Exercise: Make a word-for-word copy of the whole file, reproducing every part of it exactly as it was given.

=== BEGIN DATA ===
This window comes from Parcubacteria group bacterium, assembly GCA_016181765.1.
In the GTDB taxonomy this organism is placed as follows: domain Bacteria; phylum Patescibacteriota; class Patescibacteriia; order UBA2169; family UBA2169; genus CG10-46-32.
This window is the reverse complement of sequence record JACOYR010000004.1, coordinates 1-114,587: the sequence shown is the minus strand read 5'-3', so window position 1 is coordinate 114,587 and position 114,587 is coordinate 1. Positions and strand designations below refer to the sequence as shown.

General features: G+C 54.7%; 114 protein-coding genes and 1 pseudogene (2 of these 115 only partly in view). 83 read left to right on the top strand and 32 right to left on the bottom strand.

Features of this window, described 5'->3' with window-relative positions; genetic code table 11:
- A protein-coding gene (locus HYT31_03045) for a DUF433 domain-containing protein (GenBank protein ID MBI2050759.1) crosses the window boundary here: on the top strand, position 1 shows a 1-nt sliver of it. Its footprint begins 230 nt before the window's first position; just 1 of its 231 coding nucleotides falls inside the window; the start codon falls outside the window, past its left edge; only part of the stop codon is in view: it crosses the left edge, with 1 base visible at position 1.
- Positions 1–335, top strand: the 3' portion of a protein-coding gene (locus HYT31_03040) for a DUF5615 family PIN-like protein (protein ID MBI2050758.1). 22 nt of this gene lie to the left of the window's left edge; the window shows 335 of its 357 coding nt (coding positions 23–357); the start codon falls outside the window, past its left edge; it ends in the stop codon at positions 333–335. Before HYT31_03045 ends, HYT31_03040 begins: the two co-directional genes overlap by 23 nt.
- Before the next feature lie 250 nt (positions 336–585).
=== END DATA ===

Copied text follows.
This window comes from Parcubacteria group bacterium, assembly GCA_016181765.1.
In the GTDB taxonomy this organism is placed as follows: domain Bacteria; phylum Patescibacteriota; class Patescibacteriia; order UBA2169; family UBA2169; genus CG10-46-32.
This window is the reverse complement of sequence record JACOYR010000004.1, coordinates 1-114,587: the sequence shown is the minus strand read 5'-3', so window position 1 is coordinate 114,587 and position 114,587 is coordinate 1. Positions and strand designations below refer to the sequence as shown.

General features: G+C 54.7%; 114 protein-coding genes and 1 pseudogene (2 of these 115 only partly in view). 83 read left to right on the top strand and 32 right to left on the bottom strand.

Features of this window, described 5'->3' with window-relative positions; genetic code table 11:
- A protein-coding gene (locus HYT31_03045) for a DUF433 domain-containing protein (GenBank protein ID MBI2050759.1) crosses the window boundary here: on the top strand, position 1 shows a 1-nt sliver of it. Its footprint begins 230 nt before the window's first position; just 1 of its 231 coding nucleotides falls inside the window; the start codon falls outside the window, past its left edge; only part of the stop codon is in view: it crosses the left edge, with 1 base visible at position 1.
- Positions 1–335, top strand: the 3' portion of a protein-coding gene (locus HYT31_03040) for a DUF5615 family PIN-like protein (protein ID MBI2050758.1). 22 nt of this gene lie to the left of the window's left edge; the window shows 335 of its 357 coding nt (coding positions 23–357); the start codon falls outside the window, past its left edge; it ends in the stop codon at positions 333–335. Before HYT31_03045 ends, HYT31_03040 begins: the two co-directional genes overlap by 23 nt.
- Before the next feature lie 250 nt (positions 336–585).